Yes, the oft-mentioned "Arborfield model" was indeed a good one, but I doubt that it's "easily emulated", unfortunately.
By the time guys turned up to be trained as biomeds (at Arborfield) they were already at ONC level, with a few years of experience (working on the green kit
) behind them, and were also (and this, to my mind, is the important thing) of proven ability. They were volunteers, incidentally, and had to have been recommended as being suitable (not every tech is, or was).
It seems that in civvy street, and the NHS is the prime example of this, managers are looking for "ready made solutions", or if you like "off the shelf" technicians, without having to bother about training, mentoring, "bringing them on" ... or whatever you want to call it.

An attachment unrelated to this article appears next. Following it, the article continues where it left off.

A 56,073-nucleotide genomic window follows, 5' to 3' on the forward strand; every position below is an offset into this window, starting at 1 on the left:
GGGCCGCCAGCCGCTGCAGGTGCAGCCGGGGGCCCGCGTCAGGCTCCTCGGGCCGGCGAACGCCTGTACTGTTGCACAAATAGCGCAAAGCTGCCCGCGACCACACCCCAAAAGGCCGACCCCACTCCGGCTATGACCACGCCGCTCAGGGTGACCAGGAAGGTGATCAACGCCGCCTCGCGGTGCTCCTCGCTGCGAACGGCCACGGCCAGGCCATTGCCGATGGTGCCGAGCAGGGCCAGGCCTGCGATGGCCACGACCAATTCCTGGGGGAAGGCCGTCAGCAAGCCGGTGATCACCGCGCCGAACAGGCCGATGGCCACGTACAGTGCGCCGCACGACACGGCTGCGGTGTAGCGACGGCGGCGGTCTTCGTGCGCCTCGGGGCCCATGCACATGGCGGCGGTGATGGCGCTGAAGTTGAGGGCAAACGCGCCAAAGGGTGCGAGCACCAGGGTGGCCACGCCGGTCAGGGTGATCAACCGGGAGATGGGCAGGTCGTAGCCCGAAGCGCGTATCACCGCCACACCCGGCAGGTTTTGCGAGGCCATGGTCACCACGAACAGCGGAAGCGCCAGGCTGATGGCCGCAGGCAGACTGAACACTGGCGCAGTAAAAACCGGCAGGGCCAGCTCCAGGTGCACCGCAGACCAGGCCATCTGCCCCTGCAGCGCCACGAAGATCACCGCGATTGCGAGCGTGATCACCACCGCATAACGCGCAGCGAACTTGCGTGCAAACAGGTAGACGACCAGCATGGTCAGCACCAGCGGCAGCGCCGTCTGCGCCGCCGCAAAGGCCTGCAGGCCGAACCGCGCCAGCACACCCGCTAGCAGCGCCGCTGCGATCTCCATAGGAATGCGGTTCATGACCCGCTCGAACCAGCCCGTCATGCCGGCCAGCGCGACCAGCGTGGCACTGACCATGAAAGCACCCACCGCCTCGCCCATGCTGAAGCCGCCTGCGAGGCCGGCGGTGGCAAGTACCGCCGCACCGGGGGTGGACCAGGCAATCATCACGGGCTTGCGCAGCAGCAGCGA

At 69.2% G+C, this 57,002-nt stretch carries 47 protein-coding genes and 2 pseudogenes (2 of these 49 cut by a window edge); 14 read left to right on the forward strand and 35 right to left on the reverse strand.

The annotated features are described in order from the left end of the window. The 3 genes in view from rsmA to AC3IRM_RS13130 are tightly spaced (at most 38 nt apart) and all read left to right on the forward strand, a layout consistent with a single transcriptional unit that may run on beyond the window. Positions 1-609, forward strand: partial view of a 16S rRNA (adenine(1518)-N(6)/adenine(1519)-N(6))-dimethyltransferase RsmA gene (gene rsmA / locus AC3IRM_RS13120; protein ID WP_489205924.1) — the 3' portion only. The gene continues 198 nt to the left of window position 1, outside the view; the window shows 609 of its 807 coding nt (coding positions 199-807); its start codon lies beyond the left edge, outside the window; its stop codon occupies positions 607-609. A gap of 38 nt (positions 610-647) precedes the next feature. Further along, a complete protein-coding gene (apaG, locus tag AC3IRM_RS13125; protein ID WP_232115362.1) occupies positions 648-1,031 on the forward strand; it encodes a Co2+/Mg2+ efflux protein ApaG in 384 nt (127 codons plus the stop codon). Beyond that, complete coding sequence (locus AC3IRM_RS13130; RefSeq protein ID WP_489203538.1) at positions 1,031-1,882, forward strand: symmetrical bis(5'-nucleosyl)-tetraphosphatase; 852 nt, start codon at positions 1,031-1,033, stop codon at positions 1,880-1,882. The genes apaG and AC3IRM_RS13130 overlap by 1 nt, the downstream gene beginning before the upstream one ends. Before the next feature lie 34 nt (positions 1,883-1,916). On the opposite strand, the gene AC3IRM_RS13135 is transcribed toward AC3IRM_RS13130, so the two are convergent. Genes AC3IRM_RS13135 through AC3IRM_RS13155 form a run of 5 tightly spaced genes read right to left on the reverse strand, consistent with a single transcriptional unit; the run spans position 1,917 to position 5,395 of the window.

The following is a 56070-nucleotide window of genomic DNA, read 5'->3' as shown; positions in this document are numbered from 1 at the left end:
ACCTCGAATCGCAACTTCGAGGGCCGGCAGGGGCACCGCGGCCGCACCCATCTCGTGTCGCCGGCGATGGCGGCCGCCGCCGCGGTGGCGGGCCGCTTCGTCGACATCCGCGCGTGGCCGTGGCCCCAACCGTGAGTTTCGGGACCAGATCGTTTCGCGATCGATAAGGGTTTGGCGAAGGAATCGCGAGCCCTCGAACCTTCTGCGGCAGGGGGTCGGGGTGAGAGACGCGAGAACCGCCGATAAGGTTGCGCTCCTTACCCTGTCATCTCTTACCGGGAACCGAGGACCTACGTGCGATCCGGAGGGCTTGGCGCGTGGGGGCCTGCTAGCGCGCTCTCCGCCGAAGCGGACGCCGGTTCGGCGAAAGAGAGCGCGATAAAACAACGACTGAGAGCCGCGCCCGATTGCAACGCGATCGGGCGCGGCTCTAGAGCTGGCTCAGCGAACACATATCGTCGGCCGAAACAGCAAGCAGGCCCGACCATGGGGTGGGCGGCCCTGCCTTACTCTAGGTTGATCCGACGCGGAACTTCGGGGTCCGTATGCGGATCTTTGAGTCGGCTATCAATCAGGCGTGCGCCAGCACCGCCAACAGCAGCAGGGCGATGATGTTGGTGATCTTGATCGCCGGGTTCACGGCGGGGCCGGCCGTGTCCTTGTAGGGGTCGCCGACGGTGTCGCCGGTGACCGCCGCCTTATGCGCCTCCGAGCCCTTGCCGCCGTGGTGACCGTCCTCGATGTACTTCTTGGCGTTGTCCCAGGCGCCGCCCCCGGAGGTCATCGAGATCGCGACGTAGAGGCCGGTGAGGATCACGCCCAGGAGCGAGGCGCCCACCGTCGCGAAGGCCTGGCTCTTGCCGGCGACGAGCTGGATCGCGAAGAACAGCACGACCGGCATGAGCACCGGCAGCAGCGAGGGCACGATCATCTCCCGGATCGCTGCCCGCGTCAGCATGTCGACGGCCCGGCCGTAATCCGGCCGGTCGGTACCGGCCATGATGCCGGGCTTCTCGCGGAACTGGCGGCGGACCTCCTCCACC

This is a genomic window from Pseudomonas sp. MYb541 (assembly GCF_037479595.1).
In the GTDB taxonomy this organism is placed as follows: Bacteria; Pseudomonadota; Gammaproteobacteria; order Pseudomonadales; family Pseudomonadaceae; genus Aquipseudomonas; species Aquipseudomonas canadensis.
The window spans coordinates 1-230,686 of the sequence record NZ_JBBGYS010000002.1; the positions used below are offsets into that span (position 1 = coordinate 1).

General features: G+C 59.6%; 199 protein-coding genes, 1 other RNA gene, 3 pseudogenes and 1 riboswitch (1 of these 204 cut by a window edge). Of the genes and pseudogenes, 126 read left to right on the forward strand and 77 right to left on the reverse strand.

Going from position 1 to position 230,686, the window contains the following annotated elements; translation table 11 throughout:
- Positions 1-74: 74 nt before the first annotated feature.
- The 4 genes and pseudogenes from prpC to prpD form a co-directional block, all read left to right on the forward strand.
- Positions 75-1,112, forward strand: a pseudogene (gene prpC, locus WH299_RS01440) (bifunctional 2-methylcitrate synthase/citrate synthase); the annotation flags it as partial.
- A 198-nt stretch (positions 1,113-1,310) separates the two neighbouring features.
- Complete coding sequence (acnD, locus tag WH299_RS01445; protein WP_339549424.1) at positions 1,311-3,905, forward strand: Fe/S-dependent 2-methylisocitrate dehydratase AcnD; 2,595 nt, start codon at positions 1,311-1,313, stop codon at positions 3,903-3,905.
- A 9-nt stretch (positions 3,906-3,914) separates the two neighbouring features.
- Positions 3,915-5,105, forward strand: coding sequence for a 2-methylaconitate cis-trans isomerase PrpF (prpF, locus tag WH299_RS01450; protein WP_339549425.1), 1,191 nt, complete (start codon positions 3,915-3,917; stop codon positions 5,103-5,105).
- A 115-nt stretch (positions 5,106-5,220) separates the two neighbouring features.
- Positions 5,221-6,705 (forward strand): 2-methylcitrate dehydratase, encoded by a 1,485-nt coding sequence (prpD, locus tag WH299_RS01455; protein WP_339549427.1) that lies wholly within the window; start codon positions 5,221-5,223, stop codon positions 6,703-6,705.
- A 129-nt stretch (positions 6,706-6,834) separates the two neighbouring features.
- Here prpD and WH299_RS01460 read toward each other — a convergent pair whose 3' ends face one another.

What is needed (and obviously so, I would have thought) is a National Hospital Engineering School (Academy, College ... whatever), where suitable raw material gets fed in at one end, and (probably a couple of years later) technicians, electricians and all the rest emerge from the other!